“Overall, I see people being more global in their views and thought process,” says Jain, who previously served as dean of Northwestern University’s Kellogg School of Management. “We are going to do an executive program for a big bank in Russia and at INSEAD we have enough people of Russian origin who can teach the whole program in Russian. That could not have happened at Kellogg.”
After Jain stepped down as Kellogg’s dean in August 2009, he didn’t realize that he would be back at the helm of another leading business school in just over a year. Three months into his new job as dean of INSEAD (
no. 2 on Poets&Quants’ non-U.S. MBA rankings
) it’s déjà vu all over again as he learns the ins and outs of a new institution.
When Jain took over the reins from his predecessor Don Jacobs at Kellogg in September 2001, he had big shoes to fill and formidable challenges ahead.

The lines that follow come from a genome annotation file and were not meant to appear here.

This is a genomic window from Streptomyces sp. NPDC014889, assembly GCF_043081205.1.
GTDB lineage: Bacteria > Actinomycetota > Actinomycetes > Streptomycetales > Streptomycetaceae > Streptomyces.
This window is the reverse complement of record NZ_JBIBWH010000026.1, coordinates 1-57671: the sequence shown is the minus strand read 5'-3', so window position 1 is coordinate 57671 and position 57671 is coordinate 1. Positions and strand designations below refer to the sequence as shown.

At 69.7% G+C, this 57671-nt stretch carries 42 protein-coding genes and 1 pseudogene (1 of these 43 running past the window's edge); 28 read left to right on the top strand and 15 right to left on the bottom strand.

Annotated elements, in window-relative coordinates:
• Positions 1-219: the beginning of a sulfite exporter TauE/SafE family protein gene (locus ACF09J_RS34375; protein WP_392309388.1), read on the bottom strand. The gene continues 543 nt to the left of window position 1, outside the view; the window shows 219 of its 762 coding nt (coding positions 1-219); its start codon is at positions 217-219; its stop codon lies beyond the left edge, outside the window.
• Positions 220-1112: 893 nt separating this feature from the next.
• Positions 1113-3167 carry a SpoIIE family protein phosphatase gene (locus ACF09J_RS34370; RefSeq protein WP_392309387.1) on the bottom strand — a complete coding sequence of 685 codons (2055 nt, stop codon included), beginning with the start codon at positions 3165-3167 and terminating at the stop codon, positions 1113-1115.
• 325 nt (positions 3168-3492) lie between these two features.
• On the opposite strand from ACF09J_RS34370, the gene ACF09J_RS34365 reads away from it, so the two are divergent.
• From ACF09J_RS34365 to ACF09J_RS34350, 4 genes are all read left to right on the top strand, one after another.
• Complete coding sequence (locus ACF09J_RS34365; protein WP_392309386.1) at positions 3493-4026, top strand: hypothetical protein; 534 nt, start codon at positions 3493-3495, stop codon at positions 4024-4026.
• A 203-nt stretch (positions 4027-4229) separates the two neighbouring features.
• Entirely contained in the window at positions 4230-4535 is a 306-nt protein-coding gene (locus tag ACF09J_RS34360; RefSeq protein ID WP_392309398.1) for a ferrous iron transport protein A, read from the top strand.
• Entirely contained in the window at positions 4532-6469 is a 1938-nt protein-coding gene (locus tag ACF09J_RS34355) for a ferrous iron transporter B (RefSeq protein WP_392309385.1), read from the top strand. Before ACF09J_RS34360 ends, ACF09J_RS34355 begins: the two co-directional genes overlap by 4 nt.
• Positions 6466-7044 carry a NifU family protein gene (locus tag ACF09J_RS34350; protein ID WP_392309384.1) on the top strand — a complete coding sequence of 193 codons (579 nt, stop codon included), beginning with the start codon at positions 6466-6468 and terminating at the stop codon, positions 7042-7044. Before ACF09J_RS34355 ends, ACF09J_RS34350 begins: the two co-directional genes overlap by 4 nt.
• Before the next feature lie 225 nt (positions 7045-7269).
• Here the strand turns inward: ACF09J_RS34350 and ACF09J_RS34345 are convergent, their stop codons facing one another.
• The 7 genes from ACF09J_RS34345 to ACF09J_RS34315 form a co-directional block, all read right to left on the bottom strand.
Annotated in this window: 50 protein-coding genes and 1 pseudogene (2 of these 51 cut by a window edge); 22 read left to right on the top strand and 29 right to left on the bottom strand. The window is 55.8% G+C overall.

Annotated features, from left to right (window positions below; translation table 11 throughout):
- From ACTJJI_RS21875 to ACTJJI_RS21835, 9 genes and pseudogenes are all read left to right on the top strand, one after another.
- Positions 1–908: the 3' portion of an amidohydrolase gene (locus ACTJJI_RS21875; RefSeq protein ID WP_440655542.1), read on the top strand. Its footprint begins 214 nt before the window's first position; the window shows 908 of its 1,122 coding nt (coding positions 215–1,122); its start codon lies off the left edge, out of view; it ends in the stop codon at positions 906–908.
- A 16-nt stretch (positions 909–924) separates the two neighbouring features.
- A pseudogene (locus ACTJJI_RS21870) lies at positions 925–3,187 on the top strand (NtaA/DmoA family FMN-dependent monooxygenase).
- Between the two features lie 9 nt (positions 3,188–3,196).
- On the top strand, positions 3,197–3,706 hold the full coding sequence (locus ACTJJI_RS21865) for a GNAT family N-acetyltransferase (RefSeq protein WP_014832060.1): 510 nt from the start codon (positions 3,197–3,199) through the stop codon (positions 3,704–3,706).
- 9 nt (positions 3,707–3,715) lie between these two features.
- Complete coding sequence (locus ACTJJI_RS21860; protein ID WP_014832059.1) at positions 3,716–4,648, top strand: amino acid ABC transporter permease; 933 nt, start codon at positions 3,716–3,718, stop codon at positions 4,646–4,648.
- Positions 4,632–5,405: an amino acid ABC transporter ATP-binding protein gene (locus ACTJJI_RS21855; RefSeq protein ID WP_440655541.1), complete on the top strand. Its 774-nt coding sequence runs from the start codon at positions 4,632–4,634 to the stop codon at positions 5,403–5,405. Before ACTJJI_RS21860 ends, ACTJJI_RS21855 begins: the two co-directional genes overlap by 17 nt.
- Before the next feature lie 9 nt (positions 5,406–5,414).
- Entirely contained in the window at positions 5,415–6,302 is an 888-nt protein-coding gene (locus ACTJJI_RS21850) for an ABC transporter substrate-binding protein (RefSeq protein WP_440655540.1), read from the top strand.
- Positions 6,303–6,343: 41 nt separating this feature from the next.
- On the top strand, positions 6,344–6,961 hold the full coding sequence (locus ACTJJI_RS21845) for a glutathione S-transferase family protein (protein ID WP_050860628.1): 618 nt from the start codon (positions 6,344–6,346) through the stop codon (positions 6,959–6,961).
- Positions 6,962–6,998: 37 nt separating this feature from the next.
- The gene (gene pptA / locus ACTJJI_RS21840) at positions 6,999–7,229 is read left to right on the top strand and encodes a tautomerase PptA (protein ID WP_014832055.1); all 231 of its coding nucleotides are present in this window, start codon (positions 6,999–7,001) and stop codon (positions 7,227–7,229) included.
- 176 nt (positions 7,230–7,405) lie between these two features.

For one, he became dean on Sept. 11, just as terrorists attacked the U.S. Anticipating a tough job market, Jain started reaching out to Kellogg alumni and prospective recruiters for help in placing new graduates. The move was harshly criticized by the media, particularly by then-CNN anchorman Lou Dobbs, who said, “business school deans are begging for jobs.” The move paid off, however, and Kellogg grads managed to find jobs despite an economy that fell into the tank.
INSEAD poses a completely different challenge. At Kellogg, Jain had the advantage of being an insider and he knew what he was in for — he had joined Kellogg as a marketing professor in 1986, and became associate dean in 1996, five years before he was picked for the top job. “This time, the challenge is more in terms of a different location and a different environment,” he says.